During the Antiracists Festival in Athens next week, one of the panels will feature discussion on refugee housing squats, self-organization, and communities of struggle.
Speakers: Ahmad Aga Hossaini (Refugee Accommodation Space City Plaza), Mimi Antonopoulou (Notara 26 Housing Squat), Vanessa Bilancetti (ESC, Rome), Mario Neumann (Blockupy, Berlin)
Interventions by: Solidarians and residents at refugee housing squats
Coordination: Nasim Lomani (Network of Social Support to Migrants and Refugees)
See the full program of the festival here.
The Mobile Info Team
First victory in removing the limit on family reunification from Greece
After three weeks of sustained effort, the situation of families waiting to be reunified from Greece to Germany has slightly improved. Greek authorities have told us, in June in addition to 70 transfers, up to 40 vulnerable people will be allowed to fly to Germany. But this is not enough — we are not done by a long shot.
So many people are still unlawfully kept apart, and waiting times are astronomical. Share the petition with friends and family and in your community. Start speaking about the issue to the people you know, speak to your representatives and ask them to do something.
We can bring these families back together!
Humanitarian initiatives and the environment
Dirty Girls Of Lesvos Island are reminding the UNHCR and other International NGOs, who are continuing their “environmentally unfriendly and economically questionable practice of throwing away dirty blankets and other bedding instead of washing (to hospital standards) and returning them,” that they are not living up to their commitments and stated environmental policies. At least as far as the UNHCR is concerned, this is what the mission states on their website:
“Since the 1990s, we have become increasingly committed to protecting the environment and of the environmental challenges associated with hosting a large population in a small area. Over the course of the last two decades, we have set in place programs and initiatives aimed at improving sustainable environmental management, aiming to reduce environmental degradation and enhance the resources available to the displaced, as well as host communities.”
A heatwave is descending over Greece this weekend with the temperature projected to be above 39 degrees Celsius. The areas most affected by the heat are Athens, Larissa, and Argos in the eastern Peloponnese.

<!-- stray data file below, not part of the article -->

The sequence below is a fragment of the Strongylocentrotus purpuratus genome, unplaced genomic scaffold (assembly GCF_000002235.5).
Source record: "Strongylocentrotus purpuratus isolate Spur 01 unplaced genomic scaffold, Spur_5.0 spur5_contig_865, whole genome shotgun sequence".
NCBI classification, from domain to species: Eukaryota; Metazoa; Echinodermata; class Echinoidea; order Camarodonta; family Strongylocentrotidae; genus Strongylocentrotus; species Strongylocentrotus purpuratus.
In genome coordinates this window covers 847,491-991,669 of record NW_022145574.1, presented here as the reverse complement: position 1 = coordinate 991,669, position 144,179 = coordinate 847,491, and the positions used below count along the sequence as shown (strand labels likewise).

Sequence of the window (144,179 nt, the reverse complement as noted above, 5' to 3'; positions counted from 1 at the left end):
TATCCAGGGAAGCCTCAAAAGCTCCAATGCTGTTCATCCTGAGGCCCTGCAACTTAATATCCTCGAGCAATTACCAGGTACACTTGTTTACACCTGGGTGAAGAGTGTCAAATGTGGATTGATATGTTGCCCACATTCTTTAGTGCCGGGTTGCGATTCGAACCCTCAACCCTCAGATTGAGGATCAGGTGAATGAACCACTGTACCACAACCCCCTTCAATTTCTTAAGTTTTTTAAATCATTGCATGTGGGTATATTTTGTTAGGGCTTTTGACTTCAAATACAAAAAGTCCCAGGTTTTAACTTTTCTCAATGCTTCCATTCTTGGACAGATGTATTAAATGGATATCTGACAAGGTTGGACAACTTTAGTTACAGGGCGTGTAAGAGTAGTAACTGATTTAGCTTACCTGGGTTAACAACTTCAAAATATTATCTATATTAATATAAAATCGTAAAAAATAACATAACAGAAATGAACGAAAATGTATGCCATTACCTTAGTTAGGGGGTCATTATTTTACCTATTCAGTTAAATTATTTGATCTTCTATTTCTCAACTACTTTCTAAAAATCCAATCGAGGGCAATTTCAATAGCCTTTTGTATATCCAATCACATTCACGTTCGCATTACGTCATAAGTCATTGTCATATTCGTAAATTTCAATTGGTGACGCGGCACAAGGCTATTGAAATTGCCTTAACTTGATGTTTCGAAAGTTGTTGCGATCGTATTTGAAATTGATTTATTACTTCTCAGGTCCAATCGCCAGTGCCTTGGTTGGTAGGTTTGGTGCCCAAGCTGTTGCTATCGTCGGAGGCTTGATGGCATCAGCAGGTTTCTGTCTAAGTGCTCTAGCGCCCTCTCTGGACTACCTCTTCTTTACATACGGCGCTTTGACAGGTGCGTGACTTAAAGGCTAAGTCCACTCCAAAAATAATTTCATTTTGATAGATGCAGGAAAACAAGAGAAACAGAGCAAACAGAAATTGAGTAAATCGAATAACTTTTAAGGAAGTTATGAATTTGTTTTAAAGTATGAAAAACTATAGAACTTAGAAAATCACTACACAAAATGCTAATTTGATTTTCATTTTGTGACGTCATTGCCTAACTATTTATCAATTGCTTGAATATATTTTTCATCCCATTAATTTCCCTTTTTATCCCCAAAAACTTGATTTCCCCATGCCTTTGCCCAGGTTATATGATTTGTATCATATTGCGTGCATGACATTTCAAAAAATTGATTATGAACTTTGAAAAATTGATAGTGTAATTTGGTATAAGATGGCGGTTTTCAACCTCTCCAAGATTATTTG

An even stronger heatwave is anticipated at the end of the month with temperatures expected to reach over 41C.
Police abuse at the border
A group of people recently tried to cross the Serbian border from Macedonia, but were arrested and beaten up by the police and apparently robbed, only to be pushed back to Macedonia at the end. All of the refugees are from Iraq, and two were badly beaten up with batons. One was even taken to the hospital.
Violence at Porte de la Chapelle continues
The opening of the centre, “First Reception,” yesterday around 7am was again marked by a climate of violence. Around the camp at Porte de la Chapelle, hundreds of people have been living for months in what can only be described as an extremely precarious situation, being victimized daily by the police for abuse. An account, which can be found in full here, in part reads:
“Yesterday morning, while more than 70 persons waited, the police picked out single people out and only let about 10 persons in. The crowd starts moving but is immediately pushed back by the police, who used tear gas. Two persons drop on the ground, lifeless. Witnesses are not welcome; intimidations, shoving, confiscation of the camera.”
For more on the living conditions in Porte de la Chapelle, see the photo story in our recent AYS Special.
Free wifi at most bus stops in Paris
Did you know that Paris provides free WiFi (and charging stations) at most bus stops? Great news for anyone living on the streets.
Please, let people know about this!
Deportations to Afghanistan continue
The media are reporting that Germany will continue with deportations to Afghanistan next week, despite the fact that there is no good news coming from that country. Even though there is no official confirmation, several media outlets in Germany reported that a new deportation flight to Kabul from Leipzig could leave as early as Wednesday.
The government temporarily stopped its deportation program earlier this month after the deadly attacks in Kabul that struck the diplomatic quarter.
Maybe people in Germany can look towards France where groups of activists are asking passengers while they are boarding to react and prevent deportations with success. As recently as today, passengers intervened and prevented the deportation of a man who was to be returned to his country of origin and forced to leave his wife, eight-month-old child, and family in France.
Migration Matters Festival workshop
During the Migration Matters Festival, a special workshop will be organized for those who want to learn about the UK’s asylum system. It is free and open for everybody.